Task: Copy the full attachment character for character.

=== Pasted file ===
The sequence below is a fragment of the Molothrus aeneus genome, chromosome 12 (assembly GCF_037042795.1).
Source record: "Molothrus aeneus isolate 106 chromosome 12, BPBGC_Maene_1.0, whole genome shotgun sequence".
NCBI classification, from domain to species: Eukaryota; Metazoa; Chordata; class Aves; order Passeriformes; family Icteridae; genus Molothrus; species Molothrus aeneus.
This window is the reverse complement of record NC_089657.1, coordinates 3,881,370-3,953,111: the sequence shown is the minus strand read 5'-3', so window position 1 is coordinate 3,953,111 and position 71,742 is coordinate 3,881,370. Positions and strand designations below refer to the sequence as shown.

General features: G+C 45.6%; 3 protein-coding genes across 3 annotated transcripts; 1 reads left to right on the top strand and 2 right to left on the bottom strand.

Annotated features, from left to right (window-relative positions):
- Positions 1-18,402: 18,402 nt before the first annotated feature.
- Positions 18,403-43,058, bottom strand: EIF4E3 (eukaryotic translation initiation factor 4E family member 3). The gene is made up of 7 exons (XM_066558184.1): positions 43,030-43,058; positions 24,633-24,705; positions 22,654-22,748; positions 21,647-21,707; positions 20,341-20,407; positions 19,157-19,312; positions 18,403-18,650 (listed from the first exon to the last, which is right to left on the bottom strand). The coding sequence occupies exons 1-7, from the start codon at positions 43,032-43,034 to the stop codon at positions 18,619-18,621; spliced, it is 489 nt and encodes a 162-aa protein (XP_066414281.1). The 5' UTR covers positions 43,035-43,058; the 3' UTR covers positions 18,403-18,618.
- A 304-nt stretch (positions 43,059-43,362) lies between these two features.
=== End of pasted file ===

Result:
The sequence below is a fragment of the Molothrus aeneus genome, chromosome 12 (assembly GCF_037042795.1).
Source record: "Molothrus aeneus isolate 106 chromosome 12, BPBGC_Maene_1.0, whole genome shotgun sequence".
NCBI classification, from domain to species: Eukaryota; Metazoa; Chordata; class Aves; order Passeriformes; family Icteridae; genus Molothrus; species Molothrus aeneus.
This window is the reverse complement of record NC_089657.1, coordinates 3,881,370-3,953,111: the sequence shown is the minus strand read 5'-3', so window position 1 is coordinate 3,953,111 and position 71,742 is coordinate 3,881,370. Positions and strand designations below refer to the sequence as shown.

General features: G+C 45.6%; 3 protein-coding genes across 3 annotated transcripts; 1 reads left to right on the top strand and 2 right to left on the bottom strand.

Annotated features, from left to right (window-relative positions):
- Positions 1-18,402: 18,402 nt before the first annotated feature.
- Positions 18,403-43,058, bottom strand: EIF4E3 (eukaryotic translation initiation factor 4E family member 3). The gene is made up of 7 exons (XM_066558184.1): positions 43,030-43,058; positions 24,633-24,705; positions 22,654-22,748; positions 21,647-21,707; positions 20,341-20,407; positions 19,157-19,312; positions 18,403-18,650 (listed from the first exon to the last, which is right to left on the bottom strand). The coding sequence occupies exons 1-7, from the start codon at positions 43,032-43,034 to the stop codon at positions 18,619-18,621; spliced, it is 489 nt and encodes a 162-aa protein (XP_066414281.1). The 5' UTR covers positions 43,035-43,058; the 3' UTR covers positions 18,403-18,618.
- A 304-nt stretch (positions 43,059-43,362) lies between these two features.